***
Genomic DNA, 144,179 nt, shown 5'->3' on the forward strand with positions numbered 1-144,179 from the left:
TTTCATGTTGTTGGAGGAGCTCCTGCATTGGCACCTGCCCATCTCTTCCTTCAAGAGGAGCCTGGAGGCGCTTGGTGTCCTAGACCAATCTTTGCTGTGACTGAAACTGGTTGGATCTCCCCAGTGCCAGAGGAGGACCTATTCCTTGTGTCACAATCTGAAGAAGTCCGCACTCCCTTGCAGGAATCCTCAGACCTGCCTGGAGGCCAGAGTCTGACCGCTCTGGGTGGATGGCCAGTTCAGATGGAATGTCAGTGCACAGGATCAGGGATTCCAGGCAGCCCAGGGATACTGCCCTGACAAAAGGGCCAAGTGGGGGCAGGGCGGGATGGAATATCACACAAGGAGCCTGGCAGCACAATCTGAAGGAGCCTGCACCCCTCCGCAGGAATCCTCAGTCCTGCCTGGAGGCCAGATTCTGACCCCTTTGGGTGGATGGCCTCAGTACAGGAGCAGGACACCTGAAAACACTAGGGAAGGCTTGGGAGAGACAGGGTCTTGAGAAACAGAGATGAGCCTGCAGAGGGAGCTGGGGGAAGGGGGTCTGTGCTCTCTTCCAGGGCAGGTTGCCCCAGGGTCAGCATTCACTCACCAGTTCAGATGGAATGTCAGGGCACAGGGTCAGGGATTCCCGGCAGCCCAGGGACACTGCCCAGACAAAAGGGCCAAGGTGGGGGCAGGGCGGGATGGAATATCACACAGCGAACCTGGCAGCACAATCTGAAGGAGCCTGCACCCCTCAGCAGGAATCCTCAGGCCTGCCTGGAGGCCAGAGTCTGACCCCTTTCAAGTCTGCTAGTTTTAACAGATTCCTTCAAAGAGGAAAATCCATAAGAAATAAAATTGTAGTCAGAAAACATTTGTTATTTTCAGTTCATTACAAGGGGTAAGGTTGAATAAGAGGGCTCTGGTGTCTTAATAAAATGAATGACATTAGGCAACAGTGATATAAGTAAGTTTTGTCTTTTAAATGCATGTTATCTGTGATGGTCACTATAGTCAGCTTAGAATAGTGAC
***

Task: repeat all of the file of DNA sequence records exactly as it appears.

Genomic DNA, 144,179 nt, shown 5'->3' on the forward strand with positions numbered 1-144,179 from the left:
TTTCATGTTGTTGGAGGAGCTCCTGCATTGGCACCTGCCCATCTCTTCCTTCAAGAGGAGCCTGGAGGCGCTTGGTGTCCTAGACCAATCTTTGCTGTGACTGAAACTGGTTGGATCTCCCCAGTGCCAGAGGAGGACCTATTCCTTGTGTCACAATCTGAAGAAGTCCGCACTCCCTTGCAGGAATCCTCAGACCTGCCTGGAGGCCAGAGTCTGACCGCTCTGGGTGGATGGCCAGTTCAGATGGAATGTCAGTGCACAGGATCAGGGATTCCAGGCAGCCCAGGGATACTGCCCTGACAAAAGGGCCAAGTGGGGGCAGGGCGGGATGGAATATCACACAAGGAGCCTGGCAGCACAATCTGAAGGAGCCTGCACCCCTCCGCAGGAATCCTCAGTCCTGCCTGGAGGCCAGATTCTGACCCCTTTGGGTGGATGGCCTCAGTACAGGAGCAGGACACCTGAAAACACTAGGGAAGGCTTGGGAGAGACAGGGTCTTGAGAAACAGAGATGAGCCTGCAGAGGGAGCTGGGGGAAGGGGGTCTGTGCTCTCTTCCAGGGCAGGTTGCCCCAGGGTCAGCATTCACTCACCAGTTCAGATGGAATGTCAGGGCACAGGGTCAGGGATTCCCGGCAGCCCAGGGACACTGCCCAGACAAAAGGGCCAAGGTGGGGGCAGGGCGGGATGGAATATCACACAGCGAACCTGGCAGCACAATCTGAAGGAGCCTGCACCCCTCAGCAGGAATCCTCAGGCCTGCCTGGAGGCCAGAGTCTGACCCCTTTCAAGTCTGCTAGTTTTAACAGATTCCTTCAAAGAGGAAAATCCATAAGAAATAAAATTGTAGTCAGAAAACATTTGTTATTTTCAGTTCATTACAAGGGGTAAGGTTGAATAAGAGGGCTCTGGTGTCTTAATAAAATGAATGACATTAGGCAACAGTGATATAAGTAAGTTTTGTCTTTTAAATGCATGTTATCTGTGATGGTCACTATAGTCAGCTTAGAATAGTGAC